Consequently, respondent resolved to reduce nonresident tuition to a standard rate of $100 for all nonresident students for the 1999-2000 school year and cease providing any transportation to nonresident students. For the 2000-01 school year, respondent raised the tuition rate to $105. Respondent states it became aware of public dissatisfaction with its nonresident policy sometime during 2000. Respondent asserts that it then reviewed various administration reports and held numerous discussions on the issue at public meetings. Additionally, the district mailed a community survey to all district taxpayers and families of nonresident students during the fall of 2000 and also conducted a community phone survey. The results of these surveys were published in the November 2000 and February 2001 district newsletters. On February 6, 2001, respondent voted to increase nonresident tuition rates incrementally for three years: to $250 for the 2001-02 school year; $300 for 2002-03; and $375 for 2003-04. This appeal ensued.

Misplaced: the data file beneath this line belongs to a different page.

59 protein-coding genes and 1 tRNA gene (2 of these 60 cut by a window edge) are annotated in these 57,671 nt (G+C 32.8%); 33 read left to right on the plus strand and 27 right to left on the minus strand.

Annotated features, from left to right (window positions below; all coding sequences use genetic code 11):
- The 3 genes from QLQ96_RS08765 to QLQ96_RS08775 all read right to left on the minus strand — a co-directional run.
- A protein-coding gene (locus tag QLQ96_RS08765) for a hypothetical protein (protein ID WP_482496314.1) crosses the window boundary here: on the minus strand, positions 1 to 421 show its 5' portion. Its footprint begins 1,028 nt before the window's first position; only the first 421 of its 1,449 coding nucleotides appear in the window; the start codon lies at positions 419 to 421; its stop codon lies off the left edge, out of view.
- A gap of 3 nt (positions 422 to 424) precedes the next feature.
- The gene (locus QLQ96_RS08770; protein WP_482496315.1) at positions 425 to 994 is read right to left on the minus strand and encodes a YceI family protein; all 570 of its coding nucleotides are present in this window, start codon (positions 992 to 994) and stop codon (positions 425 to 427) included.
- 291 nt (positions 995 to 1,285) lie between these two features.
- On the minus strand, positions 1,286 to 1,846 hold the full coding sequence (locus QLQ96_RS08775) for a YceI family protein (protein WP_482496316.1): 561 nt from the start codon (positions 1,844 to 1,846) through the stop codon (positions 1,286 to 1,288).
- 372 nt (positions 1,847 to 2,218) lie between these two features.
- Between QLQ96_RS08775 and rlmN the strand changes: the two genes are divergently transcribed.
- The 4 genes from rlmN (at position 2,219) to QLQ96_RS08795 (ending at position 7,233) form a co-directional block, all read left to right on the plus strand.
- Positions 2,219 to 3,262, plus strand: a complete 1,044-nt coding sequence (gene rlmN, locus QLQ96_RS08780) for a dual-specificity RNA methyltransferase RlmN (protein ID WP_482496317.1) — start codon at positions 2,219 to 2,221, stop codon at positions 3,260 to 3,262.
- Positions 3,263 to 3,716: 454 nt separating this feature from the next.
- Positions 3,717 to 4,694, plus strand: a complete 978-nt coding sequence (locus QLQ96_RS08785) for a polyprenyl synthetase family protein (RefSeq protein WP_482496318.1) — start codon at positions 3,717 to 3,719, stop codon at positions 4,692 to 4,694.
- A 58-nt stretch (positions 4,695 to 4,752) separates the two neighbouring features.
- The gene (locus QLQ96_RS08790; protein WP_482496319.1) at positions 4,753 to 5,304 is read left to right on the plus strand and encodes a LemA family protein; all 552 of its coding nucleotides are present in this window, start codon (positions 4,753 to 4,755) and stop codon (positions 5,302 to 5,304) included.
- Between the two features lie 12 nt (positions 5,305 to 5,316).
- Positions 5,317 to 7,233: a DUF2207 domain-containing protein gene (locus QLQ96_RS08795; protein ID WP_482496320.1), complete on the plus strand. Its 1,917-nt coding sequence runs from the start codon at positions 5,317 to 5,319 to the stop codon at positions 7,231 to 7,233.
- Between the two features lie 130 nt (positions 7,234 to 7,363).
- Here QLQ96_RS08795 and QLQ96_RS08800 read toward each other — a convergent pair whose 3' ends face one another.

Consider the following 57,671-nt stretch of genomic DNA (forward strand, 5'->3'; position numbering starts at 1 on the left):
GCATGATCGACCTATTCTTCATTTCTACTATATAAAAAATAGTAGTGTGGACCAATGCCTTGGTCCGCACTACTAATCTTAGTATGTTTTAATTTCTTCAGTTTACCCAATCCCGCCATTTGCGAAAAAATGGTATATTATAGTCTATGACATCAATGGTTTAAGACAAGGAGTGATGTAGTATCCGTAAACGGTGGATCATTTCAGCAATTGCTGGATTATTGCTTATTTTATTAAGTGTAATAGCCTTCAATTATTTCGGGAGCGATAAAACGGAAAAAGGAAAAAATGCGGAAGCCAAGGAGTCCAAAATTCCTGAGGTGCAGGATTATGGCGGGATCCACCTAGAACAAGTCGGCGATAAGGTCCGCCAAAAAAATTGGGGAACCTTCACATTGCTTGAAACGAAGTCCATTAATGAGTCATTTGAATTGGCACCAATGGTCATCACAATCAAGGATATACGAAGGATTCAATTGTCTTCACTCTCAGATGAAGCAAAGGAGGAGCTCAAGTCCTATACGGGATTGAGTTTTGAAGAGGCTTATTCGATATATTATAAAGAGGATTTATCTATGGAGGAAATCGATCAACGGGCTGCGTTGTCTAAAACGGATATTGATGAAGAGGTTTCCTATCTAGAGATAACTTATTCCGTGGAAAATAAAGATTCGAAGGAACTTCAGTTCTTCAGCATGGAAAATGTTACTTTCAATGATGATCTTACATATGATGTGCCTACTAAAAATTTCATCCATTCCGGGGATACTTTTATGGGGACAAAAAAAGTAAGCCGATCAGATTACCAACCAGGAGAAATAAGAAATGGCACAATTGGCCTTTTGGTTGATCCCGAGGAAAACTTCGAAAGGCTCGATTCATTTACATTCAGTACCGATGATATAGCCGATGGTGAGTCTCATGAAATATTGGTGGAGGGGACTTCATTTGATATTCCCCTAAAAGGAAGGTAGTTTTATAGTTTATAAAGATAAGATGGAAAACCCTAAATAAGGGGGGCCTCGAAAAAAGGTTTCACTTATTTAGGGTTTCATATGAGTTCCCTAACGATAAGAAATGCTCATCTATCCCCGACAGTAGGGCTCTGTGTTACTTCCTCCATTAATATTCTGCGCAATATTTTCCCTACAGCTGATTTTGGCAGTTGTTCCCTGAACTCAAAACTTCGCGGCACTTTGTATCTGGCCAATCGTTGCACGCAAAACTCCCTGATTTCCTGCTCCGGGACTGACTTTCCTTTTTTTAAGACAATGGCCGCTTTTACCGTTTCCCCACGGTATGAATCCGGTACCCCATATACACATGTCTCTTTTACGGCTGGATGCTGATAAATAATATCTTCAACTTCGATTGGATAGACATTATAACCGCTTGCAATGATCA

Petitioner claims respondent recruited nonresident students years ago and pledged that tuition would not be an issue. He requests that respondent be prohibited from charging tuition, that the named students be grandfathered in with no tuition, and that bus transportation be reinstated.

Respondent asserts that it properly exercised its discretion in establishing and raising tuition rates, and that the petition fails to state a claim upon which relief may be granted.

I must first address several procedural issues. Petitioner raises for the first time in its reply the processes followed at respondent's meetings. The purpose of a reply is to respond to procedural defenses or new material contained in an answer (8 NYCRR ""275.3 and 275.14). A reply is not meant to buttress allegations in the petition or to belatedly add exhibits that should have been in the petition (Appeal of Marquette, et al., 40 Ed Dept Rep ___, Decision No. 14,568; Appeal of Balen, 40 id. ___, Decision No. 14,532). Although I will accept petitioner's reply, I will not consider those portions that contain new allegations that are not responsive to new material or affirmative defenses set forth in the answer.

Additionally, Public Officers Law "107 vests exclusive jurisdiction over complaints alleging violations of the Open Meetings Law in the Supreme Court of the State of New York and alleged violations thereof may not be adjudicated in an appeal to the Commissioner (Application of Lilker, 40 Ed Dept Rep ___, Decision No. 14,486; Appeal of Instone-Noonan, 39 id. 413, Decision No. 14,275).